Jim McCormac has a very enjoyable description of a search for O. riparia  including a great set of pictures on his blog.

Greene Magazine is entering its third year of publication.  It contains the FOG Newsletter in each issue.  It is available at the Botanical Center at Nathanael Greene/Close Memorial Park.  It comes by mail for free with a Membership in our MN Partner organization, Friends of the Garden.

**Picture from confluence of Great Miami River with Ohio River, Hamilton Co., Ohio, USA, photo.  Jim McCormac 04.09.2010

Saturday, April 23, 2011

Ambush Bugs Click to Enlarge
When you stop to think about it, our current technology is amazing.  Just ten years ago I would have to go to the books to see a small picture of an ambush bug.  Now I can carry in my pocket a camera capable of 12x zooms, macro photographs and even videos of insects.  A few clicks on the computer (or even smartphone) can bring up detailed pictures and information.

An example of this came across my screen from George Deatz of FOG.  He sent a one line email with a link to, with incredible pictures of a painted lady butterfly in the grips of an ambush bug of the "Phymata species".  The technology allows mouse-over enlargements of an already extreme closeup and animation of serial pictures.

A quick click of Google took me to Wikipedia where I could confirm that Phymata is the genus and the species isn't determined by the photographer.  On the same screen I see a link to a video of a day in the life of an assassin bug which has fantastic close-up footage 

I wasn't sure about the difference between an ambush bug and an assassin bug such as our wheel bug.  This University of Kentucky site explained this below.
 "Technically, ambush bugs are a type of assassin bug, but there are a few differences. Assassin bugs are usually dark-colored, with combinations of gray, green, and black. Assassin bugs also have long, narrow heads compared to ambush bugs.  Ambush bugs are usually stoutly built and typically have bright colors: yellow, red, or orange. Ambush bugs have thickened front legs which are used to capture prey.   Assassin bugs will also use their front legs to capture prey, but their front legs are not as thickened as those of ambush bugs."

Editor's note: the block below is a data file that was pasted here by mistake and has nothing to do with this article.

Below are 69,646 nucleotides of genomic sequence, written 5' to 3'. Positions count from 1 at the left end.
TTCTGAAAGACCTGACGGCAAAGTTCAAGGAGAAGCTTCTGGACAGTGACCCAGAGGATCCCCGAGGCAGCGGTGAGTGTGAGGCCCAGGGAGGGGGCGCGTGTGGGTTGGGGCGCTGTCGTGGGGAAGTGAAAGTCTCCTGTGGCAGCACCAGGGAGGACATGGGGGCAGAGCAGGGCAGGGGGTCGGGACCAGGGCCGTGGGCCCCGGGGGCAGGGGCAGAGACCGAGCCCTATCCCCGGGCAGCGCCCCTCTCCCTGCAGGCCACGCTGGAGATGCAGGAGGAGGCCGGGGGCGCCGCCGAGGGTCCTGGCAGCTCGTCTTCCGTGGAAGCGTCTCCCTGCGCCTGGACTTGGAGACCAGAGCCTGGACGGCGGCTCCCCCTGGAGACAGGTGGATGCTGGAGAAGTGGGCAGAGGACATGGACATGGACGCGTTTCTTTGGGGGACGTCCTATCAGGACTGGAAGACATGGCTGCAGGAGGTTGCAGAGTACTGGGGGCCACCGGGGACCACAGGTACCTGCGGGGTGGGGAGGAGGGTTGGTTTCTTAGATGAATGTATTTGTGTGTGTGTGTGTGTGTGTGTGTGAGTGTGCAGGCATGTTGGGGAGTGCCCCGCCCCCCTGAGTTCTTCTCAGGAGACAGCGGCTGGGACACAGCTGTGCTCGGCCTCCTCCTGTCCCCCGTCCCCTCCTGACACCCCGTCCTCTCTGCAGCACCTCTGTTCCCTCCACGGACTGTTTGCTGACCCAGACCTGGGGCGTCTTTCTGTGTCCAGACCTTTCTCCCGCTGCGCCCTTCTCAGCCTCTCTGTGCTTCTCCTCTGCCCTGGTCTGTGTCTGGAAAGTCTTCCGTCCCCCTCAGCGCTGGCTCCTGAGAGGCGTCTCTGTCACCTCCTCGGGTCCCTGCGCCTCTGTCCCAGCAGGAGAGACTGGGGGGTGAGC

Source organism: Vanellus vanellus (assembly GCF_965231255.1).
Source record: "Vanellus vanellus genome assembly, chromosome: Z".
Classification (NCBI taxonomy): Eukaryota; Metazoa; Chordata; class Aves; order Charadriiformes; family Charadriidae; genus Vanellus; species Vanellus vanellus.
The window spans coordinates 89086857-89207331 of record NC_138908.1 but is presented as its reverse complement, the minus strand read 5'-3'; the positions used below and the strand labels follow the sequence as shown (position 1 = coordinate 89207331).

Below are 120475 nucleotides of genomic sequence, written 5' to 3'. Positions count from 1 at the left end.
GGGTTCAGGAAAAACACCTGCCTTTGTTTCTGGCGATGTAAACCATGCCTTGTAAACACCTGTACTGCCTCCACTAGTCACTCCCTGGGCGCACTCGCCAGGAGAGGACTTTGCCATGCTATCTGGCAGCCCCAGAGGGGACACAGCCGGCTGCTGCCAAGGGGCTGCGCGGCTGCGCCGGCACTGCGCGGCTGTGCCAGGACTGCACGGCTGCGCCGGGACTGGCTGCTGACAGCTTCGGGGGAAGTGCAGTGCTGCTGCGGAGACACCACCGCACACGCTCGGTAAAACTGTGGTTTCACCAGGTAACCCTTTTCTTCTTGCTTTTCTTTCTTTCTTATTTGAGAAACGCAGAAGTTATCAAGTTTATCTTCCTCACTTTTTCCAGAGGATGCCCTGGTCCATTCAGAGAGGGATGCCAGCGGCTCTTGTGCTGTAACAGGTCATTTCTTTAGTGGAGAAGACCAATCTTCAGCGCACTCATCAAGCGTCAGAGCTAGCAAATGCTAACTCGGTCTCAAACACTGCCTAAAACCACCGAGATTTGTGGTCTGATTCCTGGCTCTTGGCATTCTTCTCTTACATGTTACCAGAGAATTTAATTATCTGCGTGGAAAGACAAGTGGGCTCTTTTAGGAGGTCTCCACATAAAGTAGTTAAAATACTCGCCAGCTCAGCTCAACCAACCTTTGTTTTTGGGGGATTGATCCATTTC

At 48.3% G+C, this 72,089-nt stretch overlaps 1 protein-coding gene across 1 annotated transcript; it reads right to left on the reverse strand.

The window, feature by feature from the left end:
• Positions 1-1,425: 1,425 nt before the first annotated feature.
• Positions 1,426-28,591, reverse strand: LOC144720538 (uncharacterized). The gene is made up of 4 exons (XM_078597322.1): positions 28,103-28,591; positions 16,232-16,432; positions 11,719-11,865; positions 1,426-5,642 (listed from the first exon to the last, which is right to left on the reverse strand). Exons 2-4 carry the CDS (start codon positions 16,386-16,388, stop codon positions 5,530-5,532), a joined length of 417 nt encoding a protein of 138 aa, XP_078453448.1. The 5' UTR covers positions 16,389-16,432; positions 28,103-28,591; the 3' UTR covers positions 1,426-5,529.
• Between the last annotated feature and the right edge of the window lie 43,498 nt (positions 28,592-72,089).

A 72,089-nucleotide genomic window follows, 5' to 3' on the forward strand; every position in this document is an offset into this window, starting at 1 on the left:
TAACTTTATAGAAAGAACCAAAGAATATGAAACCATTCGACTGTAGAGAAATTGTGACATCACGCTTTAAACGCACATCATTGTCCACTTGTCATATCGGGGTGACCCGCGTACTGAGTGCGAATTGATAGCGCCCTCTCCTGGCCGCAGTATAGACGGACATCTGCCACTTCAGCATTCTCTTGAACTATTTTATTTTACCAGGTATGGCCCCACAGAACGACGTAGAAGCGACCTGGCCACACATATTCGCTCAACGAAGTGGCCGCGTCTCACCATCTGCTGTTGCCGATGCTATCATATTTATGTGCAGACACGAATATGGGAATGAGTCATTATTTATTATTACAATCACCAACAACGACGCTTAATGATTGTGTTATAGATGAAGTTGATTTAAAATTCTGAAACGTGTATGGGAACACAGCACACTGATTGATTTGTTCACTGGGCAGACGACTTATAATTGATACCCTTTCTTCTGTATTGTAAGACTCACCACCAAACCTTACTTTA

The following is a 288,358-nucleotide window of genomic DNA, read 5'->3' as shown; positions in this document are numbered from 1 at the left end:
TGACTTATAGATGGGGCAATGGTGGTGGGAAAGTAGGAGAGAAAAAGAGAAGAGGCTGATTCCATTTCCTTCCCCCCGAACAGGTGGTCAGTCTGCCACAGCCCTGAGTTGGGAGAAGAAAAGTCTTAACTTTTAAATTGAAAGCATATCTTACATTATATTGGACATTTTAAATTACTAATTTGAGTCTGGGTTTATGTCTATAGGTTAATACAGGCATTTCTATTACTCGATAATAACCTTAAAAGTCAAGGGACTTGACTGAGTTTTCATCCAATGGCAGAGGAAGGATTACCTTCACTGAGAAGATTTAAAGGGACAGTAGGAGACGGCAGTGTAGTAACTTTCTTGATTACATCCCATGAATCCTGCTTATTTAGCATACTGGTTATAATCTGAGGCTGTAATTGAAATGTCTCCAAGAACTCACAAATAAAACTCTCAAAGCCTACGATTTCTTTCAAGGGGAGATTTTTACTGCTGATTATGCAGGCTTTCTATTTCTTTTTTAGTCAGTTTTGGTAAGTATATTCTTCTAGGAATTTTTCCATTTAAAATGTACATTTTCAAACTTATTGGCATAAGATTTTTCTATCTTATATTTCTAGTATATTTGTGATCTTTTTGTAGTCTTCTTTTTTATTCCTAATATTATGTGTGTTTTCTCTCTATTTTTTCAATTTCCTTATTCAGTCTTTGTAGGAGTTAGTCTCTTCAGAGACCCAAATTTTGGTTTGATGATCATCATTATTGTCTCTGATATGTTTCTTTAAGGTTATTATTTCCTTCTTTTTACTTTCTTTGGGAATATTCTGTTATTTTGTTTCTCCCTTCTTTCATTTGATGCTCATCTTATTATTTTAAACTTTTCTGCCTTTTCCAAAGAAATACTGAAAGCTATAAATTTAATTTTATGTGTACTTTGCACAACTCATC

And in 2011, I can put this together with a few clicks to share these incredible resources with you.  What a great time to be a "Naturalist."  Anyone want to buy a 35 mm camera --- cheap?

For more great pictures from, check out his hummingbird nest series.

Thursday, April 21, 2011

More Than A Morel

Click to enlarge
There are few things more thrilling that finding a good sized morel,  but here is one.  I was hunting in the bottom of a drainage among some old tangled tree trunks when I spotted a nice morel at the base of an ash tree.  When I bent down to cut off the beauty, I heard a sound familiar to anyone who has seen many old westerns.  I turned cautiously without moving my feet and saw what you see to the right.

After a few seconds, I was able to find the business end looking at me from a few logs above and to the right about three feet from me.  After looking around to be sure it didn't have a nearby mate, I carefully stepped back another foot and started taking pictures.  When I stepped on a slender log, a side branch twisted to the side toward the snake and it struck at it.  I was able to use this to get the video below.

Click to enlarge
This Timber Rattlesnake, Crotalus horridus, was a real colorful beauty, as big as my wrist in diameter (no, I didn't put my wrist down on it to take a measurement), and between 4 to 5 feet long.  It didn't move away but just rearranged itself in a more safe position while I took pictures.  As you see below, it preferred to be coiled so it could attack if it was in danger.

The Timber Rattlesnake, Crotalus horridus, is native to the Northeastern United States.  Previously found throughout Missouri, they are no longer seen in some counties due to habitat loss and persecution by humans.

My snake was doing just what the textbooks say it should.  They prefer rocky slopes in deciduous forests which face the south.  They spend sunny spring and fall afternoons basking in the warmth while looking for rodents and small rabbits which they will paralyze with their venom.  It was no more interested in biting me than I was in being bitten.  Their warning rattle will suffice to discourage most of us.  Wikipedia has this to say about their danger: